At the beginning of the Civil War, Lula McLean’s family home in Manassas, Virginia, is taken over by the Confederate army and used as its headquarters. Forced to flee by the oncoming Union army, Lula and her family and her favorite rag doll move south to a small village called Appomattox Court House. Then one day in 1865, Lula left her doll behind, and what happened next made history.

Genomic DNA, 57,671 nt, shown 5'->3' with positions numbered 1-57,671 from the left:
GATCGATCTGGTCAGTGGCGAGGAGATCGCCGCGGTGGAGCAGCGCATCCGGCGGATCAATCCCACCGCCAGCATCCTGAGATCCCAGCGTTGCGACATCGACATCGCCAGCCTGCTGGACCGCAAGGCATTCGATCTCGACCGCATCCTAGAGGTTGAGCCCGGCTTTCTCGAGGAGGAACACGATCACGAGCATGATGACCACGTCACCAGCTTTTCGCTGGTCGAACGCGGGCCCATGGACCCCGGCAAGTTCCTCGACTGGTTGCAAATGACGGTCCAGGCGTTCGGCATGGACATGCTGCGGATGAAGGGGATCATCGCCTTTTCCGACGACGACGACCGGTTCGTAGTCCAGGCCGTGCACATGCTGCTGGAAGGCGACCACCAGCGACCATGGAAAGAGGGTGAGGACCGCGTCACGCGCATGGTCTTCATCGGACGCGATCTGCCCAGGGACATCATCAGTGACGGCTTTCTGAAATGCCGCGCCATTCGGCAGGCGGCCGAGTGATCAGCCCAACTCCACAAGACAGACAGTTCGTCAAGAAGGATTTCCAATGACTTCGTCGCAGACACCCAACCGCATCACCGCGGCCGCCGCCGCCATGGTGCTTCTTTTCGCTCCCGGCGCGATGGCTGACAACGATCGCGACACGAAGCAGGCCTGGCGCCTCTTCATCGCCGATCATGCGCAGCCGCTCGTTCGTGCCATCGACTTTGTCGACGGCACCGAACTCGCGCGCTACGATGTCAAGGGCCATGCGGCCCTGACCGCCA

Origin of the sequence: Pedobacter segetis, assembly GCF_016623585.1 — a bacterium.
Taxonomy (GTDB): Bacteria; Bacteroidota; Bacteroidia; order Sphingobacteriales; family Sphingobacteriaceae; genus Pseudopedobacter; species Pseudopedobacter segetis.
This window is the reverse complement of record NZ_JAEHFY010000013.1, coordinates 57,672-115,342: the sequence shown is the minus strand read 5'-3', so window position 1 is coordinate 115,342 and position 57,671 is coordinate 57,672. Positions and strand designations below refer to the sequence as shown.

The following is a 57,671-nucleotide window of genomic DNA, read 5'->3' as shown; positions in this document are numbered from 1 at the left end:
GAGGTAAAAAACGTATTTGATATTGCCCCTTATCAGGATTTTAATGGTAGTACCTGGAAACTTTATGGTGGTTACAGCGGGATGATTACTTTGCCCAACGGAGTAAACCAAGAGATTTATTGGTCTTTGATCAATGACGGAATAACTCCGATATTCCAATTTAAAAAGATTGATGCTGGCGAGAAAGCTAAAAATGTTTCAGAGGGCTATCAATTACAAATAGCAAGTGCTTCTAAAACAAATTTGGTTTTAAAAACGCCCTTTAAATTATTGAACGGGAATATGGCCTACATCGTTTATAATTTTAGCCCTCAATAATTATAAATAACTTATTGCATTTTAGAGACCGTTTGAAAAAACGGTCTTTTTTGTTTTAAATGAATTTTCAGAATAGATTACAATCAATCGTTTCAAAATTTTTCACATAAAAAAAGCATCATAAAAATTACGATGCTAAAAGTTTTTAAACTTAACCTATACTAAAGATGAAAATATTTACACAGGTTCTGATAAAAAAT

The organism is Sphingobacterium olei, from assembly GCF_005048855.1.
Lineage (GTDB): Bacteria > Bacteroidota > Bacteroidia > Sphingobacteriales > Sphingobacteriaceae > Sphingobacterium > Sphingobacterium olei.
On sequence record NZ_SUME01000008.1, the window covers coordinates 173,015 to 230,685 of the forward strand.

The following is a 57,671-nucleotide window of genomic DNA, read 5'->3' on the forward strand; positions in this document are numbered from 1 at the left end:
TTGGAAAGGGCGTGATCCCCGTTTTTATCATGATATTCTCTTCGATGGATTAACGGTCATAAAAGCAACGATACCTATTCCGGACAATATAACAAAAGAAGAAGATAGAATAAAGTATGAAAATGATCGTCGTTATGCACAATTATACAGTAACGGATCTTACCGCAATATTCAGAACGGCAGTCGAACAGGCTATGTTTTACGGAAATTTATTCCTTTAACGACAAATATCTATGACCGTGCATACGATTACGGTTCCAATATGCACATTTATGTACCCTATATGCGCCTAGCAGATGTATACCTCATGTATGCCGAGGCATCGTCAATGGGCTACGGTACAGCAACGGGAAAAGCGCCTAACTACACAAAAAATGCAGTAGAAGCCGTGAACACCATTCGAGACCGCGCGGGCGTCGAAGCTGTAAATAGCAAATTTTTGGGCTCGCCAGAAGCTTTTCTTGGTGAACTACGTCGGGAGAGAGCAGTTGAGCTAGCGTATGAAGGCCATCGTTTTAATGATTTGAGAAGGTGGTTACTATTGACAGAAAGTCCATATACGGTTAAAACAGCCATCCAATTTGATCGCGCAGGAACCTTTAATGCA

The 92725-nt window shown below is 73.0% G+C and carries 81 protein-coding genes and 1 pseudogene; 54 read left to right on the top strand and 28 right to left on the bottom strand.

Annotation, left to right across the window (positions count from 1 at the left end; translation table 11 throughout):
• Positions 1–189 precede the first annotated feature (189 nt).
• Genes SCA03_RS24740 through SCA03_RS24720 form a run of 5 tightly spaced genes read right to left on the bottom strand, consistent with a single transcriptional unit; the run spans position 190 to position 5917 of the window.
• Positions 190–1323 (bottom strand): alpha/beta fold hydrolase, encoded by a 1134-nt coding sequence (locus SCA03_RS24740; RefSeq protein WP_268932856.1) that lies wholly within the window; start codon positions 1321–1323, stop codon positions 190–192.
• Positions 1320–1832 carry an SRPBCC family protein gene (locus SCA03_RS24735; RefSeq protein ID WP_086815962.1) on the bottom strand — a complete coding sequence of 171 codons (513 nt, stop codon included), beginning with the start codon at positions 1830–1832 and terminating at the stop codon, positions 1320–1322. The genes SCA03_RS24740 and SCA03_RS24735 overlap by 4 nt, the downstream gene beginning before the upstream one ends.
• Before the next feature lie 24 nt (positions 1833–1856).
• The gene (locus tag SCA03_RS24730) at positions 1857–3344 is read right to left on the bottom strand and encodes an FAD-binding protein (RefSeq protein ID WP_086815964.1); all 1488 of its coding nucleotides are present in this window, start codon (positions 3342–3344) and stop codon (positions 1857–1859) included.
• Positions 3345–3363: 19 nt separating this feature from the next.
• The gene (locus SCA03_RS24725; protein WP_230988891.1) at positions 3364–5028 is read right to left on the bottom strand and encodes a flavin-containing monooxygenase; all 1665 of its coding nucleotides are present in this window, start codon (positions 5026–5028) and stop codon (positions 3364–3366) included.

This is the story of the Civil War's impact on one little girl, her family, and her doll. In 1861, the peaceful existence that four-year-old Lula McLean had always known was abruptly shattered. Her father agreed to allow the Confederate troops to use the family plantation in Manassas, Virginia as a base for their camp. The family lived alongside the troops and helped to care for them until the fighting got so close as to cause Mr. McLean to fear for his family. Then, they packed up and moved to a house in Appomattox Court House. There, far from their beloved plantation, the family celebrated Christmas in 1864. Months later, the family would once more be in the background of history, as Generals Grant and Lee used their parlor as a meeting place for the brokering of the Confederates' surrender to the Union forces. Although Lula herself was not present for the event, her beloved doll was. This is a brief, but significant story that may serve to interest readers further in a long-ago conflict. An informative "Author's Note" provides additional details. 2005, Houghton Mifflin, Ages 4 to 8.